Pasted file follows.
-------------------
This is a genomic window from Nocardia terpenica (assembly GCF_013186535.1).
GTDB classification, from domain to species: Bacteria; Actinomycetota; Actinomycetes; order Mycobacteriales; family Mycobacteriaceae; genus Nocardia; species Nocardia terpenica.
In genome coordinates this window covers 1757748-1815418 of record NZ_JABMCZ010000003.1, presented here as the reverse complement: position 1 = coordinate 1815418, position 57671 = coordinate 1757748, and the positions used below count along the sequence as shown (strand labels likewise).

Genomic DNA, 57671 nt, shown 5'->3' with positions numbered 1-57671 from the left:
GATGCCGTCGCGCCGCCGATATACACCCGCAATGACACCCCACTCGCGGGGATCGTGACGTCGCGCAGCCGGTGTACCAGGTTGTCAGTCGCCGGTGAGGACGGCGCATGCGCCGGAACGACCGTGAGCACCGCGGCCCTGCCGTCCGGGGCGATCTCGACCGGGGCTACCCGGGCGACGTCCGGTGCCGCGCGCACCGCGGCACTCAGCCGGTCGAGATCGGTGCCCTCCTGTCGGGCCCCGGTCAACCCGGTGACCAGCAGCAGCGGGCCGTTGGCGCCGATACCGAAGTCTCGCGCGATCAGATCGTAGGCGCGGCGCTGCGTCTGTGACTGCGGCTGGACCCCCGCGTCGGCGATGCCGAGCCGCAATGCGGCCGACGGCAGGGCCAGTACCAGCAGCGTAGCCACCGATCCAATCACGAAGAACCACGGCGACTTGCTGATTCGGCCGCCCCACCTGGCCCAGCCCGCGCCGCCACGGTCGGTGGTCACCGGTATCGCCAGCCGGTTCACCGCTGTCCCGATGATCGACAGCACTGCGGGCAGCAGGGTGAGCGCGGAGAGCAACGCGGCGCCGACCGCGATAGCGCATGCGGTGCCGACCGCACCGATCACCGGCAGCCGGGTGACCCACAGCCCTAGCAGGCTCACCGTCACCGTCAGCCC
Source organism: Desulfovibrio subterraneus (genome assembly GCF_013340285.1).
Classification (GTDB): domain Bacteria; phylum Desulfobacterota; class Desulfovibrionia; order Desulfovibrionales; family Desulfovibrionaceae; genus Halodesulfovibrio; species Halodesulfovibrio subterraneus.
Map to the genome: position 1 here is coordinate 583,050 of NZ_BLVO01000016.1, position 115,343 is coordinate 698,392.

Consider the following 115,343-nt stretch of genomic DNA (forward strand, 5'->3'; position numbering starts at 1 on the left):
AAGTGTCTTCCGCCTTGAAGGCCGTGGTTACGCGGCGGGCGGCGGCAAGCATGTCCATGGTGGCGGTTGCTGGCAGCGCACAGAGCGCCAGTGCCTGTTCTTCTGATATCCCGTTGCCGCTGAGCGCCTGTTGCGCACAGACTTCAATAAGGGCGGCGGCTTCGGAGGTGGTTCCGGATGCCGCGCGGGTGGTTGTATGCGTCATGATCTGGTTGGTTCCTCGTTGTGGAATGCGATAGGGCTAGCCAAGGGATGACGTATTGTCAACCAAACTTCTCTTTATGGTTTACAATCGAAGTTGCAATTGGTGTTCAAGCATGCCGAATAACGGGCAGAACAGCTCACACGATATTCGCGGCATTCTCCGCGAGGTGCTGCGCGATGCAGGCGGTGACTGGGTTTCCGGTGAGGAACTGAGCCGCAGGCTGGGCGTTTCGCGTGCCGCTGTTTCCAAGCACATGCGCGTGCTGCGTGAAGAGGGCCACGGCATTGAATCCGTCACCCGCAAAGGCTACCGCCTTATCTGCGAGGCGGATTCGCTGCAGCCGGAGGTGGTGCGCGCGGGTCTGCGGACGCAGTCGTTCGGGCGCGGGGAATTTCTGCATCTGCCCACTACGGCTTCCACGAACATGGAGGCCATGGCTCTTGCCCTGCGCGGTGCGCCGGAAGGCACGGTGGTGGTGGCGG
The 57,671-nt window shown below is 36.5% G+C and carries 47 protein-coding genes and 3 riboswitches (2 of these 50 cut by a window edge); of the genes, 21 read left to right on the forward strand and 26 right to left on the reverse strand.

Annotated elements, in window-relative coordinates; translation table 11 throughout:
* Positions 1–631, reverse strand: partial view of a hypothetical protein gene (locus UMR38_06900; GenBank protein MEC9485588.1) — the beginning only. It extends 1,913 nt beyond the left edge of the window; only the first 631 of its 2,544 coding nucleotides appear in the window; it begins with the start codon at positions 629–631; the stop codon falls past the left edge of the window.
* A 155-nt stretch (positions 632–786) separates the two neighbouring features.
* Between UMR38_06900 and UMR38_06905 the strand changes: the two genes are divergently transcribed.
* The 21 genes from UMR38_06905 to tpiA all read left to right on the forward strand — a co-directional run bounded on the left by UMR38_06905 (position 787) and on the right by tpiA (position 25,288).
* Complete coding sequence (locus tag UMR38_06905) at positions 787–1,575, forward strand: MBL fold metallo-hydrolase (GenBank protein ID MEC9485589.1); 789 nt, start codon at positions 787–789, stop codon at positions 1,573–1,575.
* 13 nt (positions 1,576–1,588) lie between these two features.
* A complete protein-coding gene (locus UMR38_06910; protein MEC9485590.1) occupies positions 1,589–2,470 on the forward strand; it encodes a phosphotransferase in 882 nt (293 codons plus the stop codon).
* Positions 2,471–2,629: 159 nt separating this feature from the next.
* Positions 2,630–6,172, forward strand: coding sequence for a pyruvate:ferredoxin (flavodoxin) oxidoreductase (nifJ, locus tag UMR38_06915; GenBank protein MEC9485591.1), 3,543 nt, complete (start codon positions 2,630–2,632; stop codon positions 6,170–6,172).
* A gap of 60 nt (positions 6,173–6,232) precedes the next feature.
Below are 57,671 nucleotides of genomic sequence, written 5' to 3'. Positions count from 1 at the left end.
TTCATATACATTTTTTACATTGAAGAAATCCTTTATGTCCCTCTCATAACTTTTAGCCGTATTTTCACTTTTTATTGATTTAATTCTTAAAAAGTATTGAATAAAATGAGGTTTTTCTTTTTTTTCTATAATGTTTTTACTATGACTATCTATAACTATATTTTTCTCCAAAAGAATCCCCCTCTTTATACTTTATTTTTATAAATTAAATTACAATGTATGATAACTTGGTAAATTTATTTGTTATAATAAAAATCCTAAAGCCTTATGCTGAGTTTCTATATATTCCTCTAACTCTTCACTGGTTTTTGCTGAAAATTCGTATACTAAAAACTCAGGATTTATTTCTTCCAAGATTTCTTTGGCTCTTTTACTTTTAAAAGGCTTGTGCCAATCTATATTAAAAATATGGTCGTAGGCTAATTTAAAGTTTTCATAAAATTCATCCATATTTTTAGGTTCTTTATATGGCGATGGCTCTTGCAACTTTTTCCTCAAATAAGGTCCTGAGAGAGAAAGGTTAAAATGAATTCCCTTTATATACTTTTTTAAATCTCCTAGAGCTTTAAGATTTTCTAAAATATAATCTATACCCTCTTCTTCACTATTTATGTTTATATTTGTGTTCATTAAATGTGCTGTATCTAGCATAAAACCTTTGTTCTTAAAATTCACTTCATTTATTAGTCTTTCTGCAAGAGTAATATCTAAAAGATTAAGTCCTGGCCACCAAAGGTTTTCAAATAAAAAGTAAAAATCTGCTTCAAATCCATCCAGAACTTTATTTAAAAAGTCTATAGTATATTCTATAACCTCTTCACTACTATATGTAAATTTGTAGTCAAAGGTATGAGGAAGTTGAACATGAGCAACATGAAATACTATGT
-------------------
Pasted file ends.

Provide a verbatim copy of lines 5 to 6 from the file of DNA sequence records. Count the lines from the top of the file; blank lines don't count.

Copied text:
GATGCCGTCGCGCCGCCGATATACACCCGCAATGACACCCCACTCGCGGGGATCGTGACGTCGCGCAGCCGGTGTACCAGGTTGTCAGTCGCCGGTGAGGACGGCGCATGCGCCGGAACGACCGTGAGCACCGCGGCCCTGCCGTCCGGGGCGATCTCGACCGGGGCTACCCGGGCGACGTCCGGTGCCGCGCGCACCGCGGCACTCAGCCGGTCGAGATCGGTGCCCTCCTGTCGGGCCCCGGTCAACCCGGTGACCAGCAGCAGCGGGCCGTTGGCGCCGATACCGAAGTCTCGCGCGATCAGATCGTAGGCGCGGCGCTGCGTCTGTGACTGCGGCTGGACCCCCGCGTCGGCGATGCCGAGCCGCAATGCGGCCGACGGCAGGGCCAGTACCAGCAGCGTAGCCACCGATCCAATCACGAAGAACCACGGCGACTTGCTGATTCGGCCGCCCCACCTGGCCCAGCCCGCGCCGCCACGGTCGGTGGTCACCGGTATCGCCAGCCGGTTCACCGCTGTCCCGATGATCGACAGCACTGCGGGCAGCAGGGTGAGCGCGGAGAGCAACGCGGCGCCGACCGCGATAGCGCATGCGGTGCCGACCGCACCGATCACCGGCAGCCGGGTGACCCACAGCCCTAGCAGGCTCACCGTCACCGTCAGCCC
Source organism: Desulfovibrio subterraneus (genome assembly GCF_013340285.1).